Those teens were there because I had choreographed a dance specifically for them. My background as a dancer helped me see the beauty of elongated figures. Part of a choreographer’s job is creating the right dance for the dancer’s body. I’d trained for this special assignment my whole life! I choreographed a dance that would highlight the long-stemmed and lithe bodies of Marfan kids.
“You know why you’re here?” I asked. “You’re here to celebrate the beauty and grace of your bodies. You’re here because you’re unique and beautiful. If you were a Giacometti or Modigliani, you’d be worth millions of dollars!”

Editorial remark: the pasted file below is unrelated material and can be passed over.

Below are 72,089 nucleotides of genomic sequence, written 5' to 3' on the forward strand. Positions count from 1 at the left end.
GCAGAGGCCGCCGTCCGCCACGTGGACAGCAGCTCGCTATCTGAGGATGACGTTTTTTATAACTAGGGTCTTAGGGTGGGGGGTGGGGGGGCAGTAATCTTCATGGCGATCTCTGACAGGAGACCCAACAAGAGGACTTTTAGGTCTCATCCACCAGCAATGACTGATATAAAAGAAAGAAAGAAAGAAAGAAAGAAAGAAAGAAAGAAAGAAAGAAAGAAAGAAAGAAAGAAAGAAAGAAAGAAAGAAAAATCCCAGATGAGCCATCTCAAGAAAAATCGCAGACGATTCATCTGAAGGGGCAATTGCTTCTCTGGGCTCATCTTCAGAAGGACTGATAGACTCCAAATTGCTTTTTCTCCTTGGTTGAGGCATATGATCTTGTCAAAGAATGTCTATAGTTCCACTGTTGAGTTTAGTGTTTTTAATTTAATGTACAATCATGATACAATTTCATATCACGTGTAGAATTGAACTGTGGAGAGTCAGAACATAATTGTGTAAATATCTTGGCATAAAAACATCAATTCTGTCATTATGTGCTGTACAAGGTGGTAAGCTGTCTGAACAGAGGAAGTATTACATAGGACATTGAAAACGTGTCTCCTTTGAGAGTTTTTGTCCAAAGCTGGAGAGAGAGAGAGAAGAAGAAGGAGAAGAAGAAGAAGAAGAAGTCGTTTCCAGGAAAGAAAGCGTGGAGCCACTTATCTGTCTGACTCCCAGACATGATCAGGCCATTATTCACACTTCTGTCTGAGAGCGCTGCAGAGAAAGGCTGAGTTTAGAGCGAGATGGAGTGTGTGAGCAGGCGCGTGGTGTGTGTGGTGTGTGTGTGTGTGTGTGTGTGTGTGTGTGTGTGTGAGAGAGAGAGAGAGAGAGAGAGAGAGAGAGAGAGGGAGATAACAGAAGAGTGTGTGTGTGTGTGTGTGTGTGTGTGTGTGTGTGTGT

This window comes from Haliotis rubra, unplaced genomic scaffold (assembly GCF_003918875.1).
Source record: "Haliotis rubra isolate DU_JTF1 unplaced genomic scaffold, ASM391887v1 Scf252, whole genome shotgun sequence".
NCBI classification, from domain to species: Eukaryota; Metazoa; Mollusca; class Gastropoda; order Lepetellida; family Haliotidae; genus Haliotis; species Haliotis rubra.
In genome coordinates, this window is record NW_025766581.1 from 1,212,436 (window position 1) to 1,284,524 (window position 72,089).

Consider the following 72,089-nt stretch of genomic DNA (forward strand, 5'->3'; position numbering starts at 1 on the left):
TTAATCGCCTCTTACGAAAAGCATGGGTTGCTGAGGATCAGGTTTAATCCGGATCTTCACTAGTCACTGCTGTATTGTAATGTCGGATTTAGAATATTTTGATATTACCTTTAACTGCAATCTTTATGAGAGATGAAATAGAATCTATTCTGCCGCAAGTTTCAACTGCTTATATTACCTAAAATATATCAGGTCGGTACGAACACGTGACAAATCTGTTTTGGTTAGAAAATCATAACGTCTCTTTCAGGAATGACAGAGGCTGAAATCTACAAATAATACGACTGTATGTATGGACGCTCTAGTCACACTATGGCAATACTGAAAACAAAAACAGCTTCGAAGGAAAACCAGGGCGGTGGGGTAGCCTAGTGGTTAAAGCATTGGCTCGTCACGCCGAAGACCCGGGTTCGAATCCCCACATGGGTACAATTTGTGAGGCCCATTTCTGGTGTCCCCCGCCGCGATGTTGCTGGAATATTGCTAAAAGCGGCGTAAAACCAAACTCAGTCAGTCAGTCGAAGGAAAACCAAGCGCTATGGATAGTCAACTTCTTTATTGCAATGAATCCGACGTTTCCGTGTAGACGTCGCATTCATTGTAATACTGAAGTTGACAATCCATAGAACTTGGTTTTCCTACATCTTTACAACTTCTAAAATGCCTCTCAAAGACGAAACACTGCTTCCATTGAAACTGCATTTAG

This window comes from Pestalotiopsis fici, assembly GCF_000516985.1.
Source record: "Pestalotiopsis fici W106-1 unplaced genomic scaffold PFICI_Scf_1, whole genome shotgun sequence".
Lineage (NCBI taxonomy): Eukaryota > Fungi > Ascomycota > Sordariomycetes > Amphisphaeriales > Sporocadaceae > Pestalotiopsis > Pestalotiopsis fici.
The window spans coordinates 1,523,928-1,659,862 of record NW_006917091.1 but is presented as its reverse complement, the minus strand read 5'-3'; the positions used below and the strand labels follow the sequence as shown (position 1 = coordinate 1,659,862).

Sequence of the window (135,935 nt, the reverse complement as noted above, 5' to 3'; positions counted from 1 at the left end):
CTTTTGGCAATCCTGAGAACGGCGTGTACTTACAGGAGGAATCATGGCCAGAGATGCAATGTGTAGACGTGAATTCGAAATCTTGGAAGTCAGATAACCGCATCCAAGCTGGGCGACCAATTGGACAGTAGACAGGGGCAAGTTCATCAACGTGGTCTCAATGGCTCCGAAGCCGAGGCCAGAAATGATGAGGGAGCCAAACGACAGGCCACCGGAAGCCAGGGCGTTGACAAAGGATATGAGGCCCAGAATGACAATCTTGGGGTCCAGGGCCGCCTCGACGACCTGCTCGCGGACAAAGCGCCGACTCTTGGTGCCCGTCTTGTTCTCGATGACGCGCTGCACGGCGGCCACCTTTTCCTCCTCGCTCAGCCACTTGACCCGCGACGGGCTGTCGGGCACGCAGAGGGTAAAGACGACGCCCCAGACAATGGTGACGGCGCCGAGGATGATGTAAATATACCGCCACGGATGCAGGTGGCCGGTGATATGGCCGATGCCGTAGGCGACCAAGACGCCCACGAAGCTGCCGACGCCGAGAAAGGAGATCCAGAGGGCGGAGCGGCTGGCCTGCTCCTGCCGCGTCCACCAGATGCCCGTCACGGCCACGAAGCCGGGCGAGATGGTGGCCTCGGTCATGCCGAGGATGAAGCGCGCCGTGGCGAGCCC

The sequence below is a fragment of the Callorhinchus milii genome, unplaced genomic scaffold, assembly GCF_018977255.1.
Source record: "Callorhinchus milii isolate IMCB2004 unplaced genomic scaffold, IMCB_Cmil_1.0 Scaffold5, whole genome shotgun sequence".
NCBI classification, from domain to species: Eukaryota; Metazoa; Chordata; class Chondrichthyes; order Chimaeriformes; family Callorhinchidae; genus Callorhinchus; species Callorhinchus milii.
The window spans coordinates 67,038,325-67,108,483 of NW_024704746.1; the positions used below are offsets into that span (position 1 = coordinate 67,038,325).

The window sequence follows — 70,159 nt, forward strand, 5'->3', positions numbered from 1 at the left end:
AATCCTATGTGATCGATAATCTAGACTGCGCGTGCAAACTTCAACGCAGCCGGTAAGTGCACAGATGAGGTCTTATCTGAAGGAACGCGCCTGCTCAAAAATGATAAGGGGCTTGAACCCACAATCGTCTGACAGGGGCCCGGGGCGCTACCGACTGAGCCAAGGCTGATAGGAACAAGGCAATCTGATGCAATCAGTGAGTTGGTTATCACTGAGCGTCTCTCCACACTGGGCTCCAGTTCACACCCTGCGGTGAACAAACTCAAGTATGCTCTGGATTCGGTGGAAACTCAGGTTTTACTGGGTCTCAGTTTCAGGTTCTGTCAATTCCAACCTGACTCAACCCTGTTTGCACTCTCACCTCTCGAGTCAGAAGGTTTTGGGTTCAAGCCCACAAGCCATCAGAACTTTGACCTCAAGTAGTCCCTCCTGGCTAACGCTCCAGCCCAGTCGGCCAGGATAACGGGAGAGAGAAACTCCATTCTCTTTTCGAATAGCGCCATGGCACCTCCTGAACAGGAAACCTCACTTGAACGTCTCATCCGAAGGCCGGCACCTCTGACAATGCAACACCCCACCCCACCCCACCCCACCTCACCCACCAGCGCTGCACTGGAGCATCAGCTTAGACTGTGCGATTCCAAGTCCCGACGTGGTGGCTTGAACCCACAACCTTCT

No one moved.
“Can anybody here make their knees go flat on the ground?” I asked. “It’s a lovely move. Chris, can you show them?”
Chris smiled and dropped to the floor. He lay down with his knees together and his lower legs straight out to each side in an L shape. Because Marfan had given him flexible joints, his knees stayed flat against the floor.
“Can anybody else do that?” I asked. A couple kids nodded. “Wonderful! Let’s get to work.”
I spent a week working with the kids, watching them dance and laugh and become close friends. On our final day together, we filmed the dance for a documentary being made about Marfan syndrome.
Choreographing that dance was like Easter Sunday all over again. I found beauty and joy in the disorder that had once filled me with anxiety and dread. Dance is all about taking what you have and making it work. That’s what life is all about too. My son, and my faith, remind me of that day after day.